Russia is launching an unprecedented military reform in its armed forces since 1945, set to practically double the number of troops. Moscow intends to create two new military districts close to the Baltic States and Finland, as well as to put into service a number of new types of weapons. Russian industry has already de facto switched to military rails, while Vladimir Putin, during a revealing chat with WW2 veterans, delivered a veiled announcement for extending the “special military operation” for an indefinite period.

Humanity is now at a defining stage in its recent history. Putin is seriously determined to change the existing world order, which was created as a result of the victory over Nazism in the Second World War. De facto, he seeks to revive totalitarianism and bloc confrontation.

Russian political and social reality is filled with such perverse clichés that it gives Putin all the prerequisites for manipulating public opinion in order to justify a war of aggression against Ukraine. The so-called “SMO” is an unprecedented challenge for European security because Putin is encroaching on other countries’ borders – a precedent unheard of since the signing of the Helsinki Act in 1975. The Kremlin leader is bracing for an indefinite war – a certain analogy can be drawn with Hitler and Mussolini, who on the eve of the Second World War pursued a number of territorial conquests in Europe and Africa. Accordingly, reforms are underway in the Russian army, which provide for an unprecedented increase in production of weapons and military equipment. Taking into account the bureaucracy inherent in Russia and the extremely slow implementation of their plans, the reform was extended for three years – it should reach the final stage in 2026.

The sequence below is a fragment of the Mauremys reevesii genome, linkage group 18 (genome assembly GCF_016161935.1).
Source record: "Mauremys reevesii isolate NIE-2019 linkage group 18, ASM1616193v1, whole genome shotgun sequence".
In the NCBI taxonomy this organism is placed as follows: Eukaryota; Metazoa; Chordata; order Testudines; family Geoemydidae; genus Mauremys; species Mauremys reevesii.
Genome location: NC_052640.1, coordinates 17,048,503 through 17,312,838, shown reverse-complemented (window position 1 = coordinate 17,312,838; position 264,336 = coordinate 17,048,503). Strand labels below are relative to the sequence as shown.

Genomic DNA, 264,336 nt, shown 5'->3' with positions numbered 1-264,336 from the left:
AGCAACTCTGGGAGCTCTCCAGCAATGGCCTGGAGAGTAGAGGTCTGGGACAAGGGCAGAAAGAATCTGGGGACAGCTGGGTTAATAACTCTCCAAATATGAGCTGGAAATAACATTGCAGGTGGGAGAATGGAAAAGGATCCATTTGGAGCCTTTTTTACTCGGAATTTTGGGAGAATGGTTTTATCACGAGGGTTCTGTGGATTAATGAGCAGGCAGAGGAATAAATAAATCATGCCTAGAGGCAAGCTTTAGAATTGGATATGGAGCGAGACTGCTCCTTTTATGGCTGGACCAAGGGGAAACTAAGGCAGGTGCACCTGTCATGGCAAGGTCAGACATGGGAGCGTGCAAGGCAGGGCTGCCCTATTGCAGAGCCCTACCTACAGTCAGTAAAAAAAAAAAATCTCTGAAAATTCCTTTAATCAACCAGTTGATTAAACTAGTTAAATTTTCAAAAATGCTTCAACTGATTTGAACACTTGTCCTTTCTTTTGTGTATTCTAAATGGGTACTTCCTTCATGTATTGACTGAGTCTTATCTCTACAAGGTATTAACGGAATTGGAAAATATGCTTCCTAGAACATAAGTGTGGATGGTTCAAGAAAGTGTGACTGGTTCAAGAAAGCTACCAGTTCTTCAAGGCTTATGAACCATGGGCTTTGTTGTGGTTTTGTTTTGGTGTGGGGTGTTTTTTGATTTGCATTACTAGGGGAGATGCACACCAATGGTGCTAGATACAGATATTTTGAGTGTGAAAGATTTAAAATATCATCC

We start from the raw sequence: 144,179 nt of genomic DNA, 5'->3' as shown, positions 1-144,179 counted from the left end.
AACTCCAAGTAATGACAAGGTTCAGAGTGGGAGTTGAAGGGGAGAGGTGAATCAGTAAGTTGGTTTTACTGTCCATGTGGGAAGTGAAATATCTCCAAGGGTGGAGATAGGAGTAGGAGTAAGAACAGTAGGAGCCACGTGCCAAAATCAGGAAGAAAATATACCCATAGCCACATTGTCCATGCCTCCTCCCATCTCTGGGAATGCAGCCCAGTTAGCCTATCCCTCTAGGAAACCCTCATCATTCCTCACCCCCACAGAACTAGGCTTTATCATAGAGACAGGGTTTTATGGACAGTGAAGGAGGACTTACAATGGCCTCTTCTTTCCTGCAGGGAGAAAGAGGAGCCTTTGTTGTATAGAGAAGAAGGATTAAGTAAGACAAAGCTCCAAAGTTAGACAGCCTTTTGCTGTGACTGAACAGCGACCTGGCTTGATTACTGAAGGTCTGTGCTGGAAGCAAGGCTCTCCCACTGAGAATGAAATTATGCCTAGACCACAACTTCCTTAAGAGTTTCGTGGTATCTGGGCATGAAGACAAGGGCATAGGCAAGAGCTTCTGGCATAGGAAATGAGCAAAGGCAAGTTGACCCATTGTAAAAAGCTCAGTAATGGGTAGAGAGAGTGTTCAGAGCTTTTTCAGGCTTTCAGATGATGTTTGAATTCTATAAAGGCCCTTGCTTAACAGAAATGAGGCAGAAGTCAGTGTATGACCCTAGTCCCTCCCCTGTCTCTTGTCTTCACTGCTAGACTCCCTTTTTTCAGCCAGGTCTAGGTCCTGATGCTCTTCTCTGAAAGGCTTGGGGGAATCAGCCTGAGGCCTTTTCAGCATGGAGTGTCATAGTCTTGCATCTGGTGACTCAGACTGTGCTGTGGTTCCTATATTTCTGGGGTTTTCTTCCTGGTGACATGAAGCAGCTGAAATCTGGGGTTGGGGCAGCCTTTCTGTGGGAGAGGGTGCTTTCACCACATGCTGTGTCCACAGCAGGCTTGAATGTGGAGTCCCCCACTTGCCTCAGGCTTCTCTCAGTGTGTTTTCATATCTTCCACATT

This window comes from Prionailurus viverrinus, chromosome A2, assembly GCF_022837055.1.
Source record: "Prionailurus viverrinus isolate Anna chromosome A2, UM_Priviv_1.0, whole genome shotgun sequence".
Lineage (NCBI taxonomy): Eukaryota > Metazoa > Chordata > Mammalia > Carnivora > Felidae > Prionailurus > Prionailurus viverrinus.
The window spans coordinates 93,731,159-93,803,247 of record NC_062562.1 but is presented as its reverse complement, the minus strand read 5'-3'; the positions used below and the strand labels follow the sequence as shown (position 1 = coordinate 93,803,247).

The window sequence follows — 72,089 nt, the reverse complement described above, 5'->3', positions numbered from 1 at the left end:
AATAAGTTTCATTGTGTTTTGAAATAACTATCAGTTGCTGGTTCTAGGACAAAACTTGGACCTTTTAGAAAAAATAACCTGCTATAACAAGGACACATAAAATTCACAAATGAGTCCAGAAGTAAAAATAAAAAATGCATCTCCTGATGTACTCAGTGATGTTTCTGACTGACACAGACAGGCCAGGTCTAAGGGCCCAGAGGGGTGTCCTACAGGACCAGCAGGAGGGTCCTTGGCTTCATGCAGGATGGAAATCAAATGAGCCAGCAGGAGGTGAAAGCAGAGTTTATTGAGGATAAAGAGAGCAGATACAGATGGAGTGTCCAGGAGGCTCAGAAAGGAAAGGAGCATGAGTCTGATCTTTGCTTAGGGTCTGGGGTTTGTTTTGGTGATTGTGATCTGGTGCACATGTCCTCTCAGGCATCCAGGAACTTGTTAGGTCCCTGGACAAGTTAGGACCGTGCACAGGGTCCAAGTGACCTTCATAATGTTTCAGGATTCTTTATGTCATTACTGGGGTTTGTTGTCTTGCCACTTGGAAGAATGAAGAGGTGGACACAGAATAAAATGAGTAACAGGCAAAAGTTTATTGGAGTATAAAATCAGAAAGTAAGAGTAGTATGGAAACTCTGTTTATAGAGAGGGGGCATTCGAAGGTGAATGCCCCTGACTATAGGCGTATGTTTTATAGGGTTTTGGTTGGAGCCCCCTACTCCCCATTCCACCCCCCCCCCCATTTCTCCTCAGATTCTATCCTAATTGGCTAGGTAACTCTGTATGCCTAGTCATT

Until then, Russian citizens will be exploited as cannon fodder and any slightest resistance to mobilization will be severely prosecuted. During Putin’s speech on the occasion of the 80th anniversary of the breakthrough of the Leningrad blockade, he directly hinted to the Russians that the war will continue and that they have no choice but to obediently join it.

How far Putin’s aggression will go depends on whether he succeeds in Ukraine. If he is not stopped now, until he has adapted his army and economy to the requirements of a major war, he may well announce “demilitarization” and “de-Nazification” of the EU, at least some of its countries. Russian propaganda is already beginning to spin narratives about “Nazism in Europe,” creation of the “Warsaw People’s Republic,” “the return of Lithuania back home to Russia,” etc.

It would be unacceptable to ignore something like this: an immense threat is actually looming over Europe. It cannot even be compared with Nazism – perhaps the Mongol invasion of the 13th century is a better comparison.

Putin dreams of seeing Russian tanks on the streets of European cities – and he will see them there if not enough tanks are provided to Ukraine today.

Richard Rocksherman

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